Many obese adults face weight loss challenges

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Weight management remains a pressing challenge for many adults, particularly those who are overweight or obese.

A recent study, published in JAMA Network Open and led by Lyudmyla Kompaniyets, Ph.D., of the CDC in Atlanta, provides new insights into the dynamics of weight loss among adults in the United States.

The study analyzed electronic medical records from 18 million U.S. patients over the period from 2009 to 2022.

It found that only one in ten adults with overweight or obesity succeeded in losing 5 percent or more of their body weight per year. This statistic highlights the difficulty many people face in achieving and sustaining significant weight loss.

The research also explored how the likelihood of significant weight loss varied according to several factors, including initial body mass index (BMI). Results showed that those starting with a higher BMI were more likely to achieve this level of weight loss.

Specifically, while only one in twelve individuals with initial overweight managed to lose significant weight, the success rate improved to one in six among those with a BMI of 45 or above.

Further distinctions were observed in terms of gender and ethnicity. Women, in general, had a higher success rate than men in achieving significant weight loss and reducing their BMI to within a healthy range. Among different ethnic groups, White women were found to be the most likely to reach these health goals.

Over a longer timeframe, spanning three to 14 years, the study found that about one-third of those who were initially overweight and 41.8 percent of those initially obese were able to lose 5 percent or more of their weight.

However, when it came to achieving a healthy BMI, the outcomes were less encouraging: only 23.2 percent of the overweight group and a mere 2 percent of the obese group succeeded.

The study’s findings highlight the complex and multifaceted nature of weight management.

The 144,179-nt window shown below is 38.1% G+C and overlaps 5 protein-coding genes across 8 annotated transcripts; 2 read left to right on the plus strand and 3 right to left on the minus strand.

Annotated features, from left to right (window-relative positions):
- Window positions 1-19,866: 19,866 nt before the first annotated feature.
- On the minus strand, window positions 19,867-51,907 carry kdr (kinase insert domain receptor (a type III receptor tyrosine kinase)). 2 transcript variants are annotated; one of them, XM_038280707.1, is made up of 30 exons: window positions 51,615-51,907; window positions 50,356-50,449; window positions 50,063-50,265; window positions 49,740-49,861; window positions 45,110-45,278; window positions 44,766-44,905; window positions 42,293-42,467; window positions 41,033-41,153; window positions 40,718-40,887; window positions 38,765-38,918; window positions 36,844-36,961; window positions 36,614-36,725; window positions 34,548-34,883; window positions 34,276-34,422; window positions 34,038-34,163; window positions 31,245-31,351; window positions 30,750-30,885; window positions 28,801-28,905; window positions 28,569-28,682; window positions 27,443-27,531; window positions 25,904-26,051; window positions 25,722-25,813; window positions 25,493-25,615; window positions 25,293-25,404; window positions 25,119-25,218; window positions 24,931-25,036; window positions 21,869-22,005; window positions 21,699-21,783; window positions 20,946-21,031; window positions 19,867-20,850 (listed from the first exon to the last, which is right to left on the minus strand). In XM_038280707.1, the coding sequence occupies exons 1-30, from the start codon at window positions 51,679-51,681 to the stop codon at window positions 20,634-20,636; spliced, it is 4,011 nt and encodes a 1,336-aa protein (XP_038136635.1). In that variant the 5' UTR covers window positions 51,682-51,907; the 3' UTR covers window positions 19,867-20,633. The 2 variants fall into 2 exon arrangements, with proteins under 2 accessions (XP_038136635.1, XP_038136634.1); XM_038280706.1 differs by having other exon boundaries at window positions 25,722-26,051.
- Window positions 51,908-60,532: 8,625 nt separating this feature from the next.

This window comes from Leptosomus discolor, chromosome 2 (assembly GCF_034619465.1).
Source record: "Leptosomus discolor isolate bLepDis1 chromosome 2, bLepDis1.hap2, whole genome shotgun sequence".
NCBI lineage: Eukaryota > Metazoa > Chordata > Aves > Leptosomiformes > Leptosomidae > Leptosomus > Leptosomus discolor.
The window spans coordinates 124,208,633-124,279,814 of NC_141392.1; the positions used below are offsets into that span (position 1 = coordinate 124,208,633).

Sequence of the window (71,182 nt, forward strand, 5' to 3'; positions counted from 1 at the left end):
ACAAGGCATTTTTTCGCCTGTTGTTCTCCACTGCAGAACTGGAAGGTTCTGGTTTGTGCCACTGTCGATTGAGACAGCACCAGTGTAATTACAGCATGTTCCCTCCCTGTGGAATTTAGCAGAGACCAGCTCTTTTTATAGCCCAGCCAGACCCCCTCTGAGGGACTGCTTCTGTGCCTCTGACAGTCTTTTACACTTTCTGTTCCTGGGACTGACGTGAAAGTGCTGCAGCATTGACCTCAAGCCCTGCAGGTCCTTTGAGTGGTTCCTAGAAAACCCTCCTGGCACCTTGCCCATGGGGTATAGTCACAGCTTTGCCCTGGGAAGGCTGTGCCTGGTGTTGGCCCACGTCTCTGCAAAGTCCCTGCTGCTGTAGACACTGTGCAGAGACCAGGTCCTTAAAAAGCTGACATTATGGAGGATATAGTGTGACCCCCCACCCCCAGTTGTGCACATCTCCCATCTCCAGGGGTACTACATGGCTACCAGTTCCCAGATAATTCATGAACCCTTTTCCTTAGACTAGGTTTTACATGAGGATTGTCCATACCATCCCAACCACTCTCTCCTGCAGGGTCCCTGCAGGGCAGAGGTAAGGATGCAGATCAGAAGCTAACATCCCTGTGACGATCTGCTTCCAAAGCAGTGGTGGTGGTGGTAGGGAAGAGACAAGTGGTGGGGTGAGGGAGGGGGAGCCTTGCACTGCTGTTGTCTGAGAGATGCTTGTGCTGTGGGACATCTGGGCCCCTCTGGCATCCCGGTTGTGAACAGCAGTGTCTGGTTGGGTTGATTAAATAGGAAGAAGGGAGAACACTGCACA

It underscores the importance of personalized medical interventions and public health strategies designed not only to help individuals achieve significant weight loss but also to maintain it.

The low overall success rate of annual weight loss among adults with overweight or obesity points to the need for tailored approaches that address the specific challenges faced by different demographic groups.

In conclusion, the study from the CDC underscores the significant challenges many individuals face in managing their weight effectively.

It points to the necessity of ongoing research and the development of targeted interventions that can help improve weight loss outcomes and overall health for people affected by excess weight.

This insight is crucial for healthcare providers and public health officials aiming to combat the obesity epidemic and its associated health risks.

If you care about weight loss, please read studies that hop extract could reduce belly fat in overweight people, and early time-restricted eating could help lose weight .

For more information about weight loss, please see recent studies about a simple path to weight loss, and results showing a non-invasive treatment for obesity and diabetes.

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